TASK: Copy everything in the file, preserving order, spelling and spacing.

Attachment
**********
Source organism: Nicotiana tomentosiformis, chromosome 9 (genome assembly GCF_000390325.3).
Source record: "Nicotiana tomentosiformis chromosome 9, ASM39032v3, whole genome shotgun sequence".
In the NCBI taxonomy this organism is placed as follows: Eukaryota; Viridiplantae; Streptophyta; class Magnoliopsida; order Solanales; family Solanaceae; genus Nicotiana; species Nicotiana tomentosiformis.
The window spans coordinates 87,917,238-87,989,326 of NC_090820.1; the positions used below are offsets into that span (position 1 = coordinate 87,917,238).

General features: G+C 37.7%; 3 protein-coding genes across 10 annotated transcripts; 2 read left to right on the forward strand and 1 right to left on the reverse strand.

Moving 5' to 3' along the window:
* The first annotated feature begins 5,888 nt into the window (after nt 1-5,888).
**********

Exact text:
Source organism: Nicotiana tomentosiformis, chromosome 9 (genome assembly GCF_000390325.3).
Source record: "Nicotiana tomentosiformis chromosome 9, ASM39032v3, whole genome shotgun sequence".
In the NCBI taxonomy this organism is placed as follows: Eukaryota; Viridiplantae; Streptophyta; class Magnoliopsida; order Solanales; family Solanaceae; genus Nicotiana; species Nicotiana tomentosiformis.
The window spans coordinates 87,917,238-87,989,326 of NC_090820.1; the positions used below are offsets into that span (position 1 = coordinate 87,917,238).

General features: G+C 37.7%; 3 protein-coding genes across 10 annotated transcripts; 2 read left to right on the forward strand and 1 right to left on the reverse strand.

Moving 5' to 3' along the window:
* The first annotated feature begins 5,888 nt into the window (after nt 1-5,888).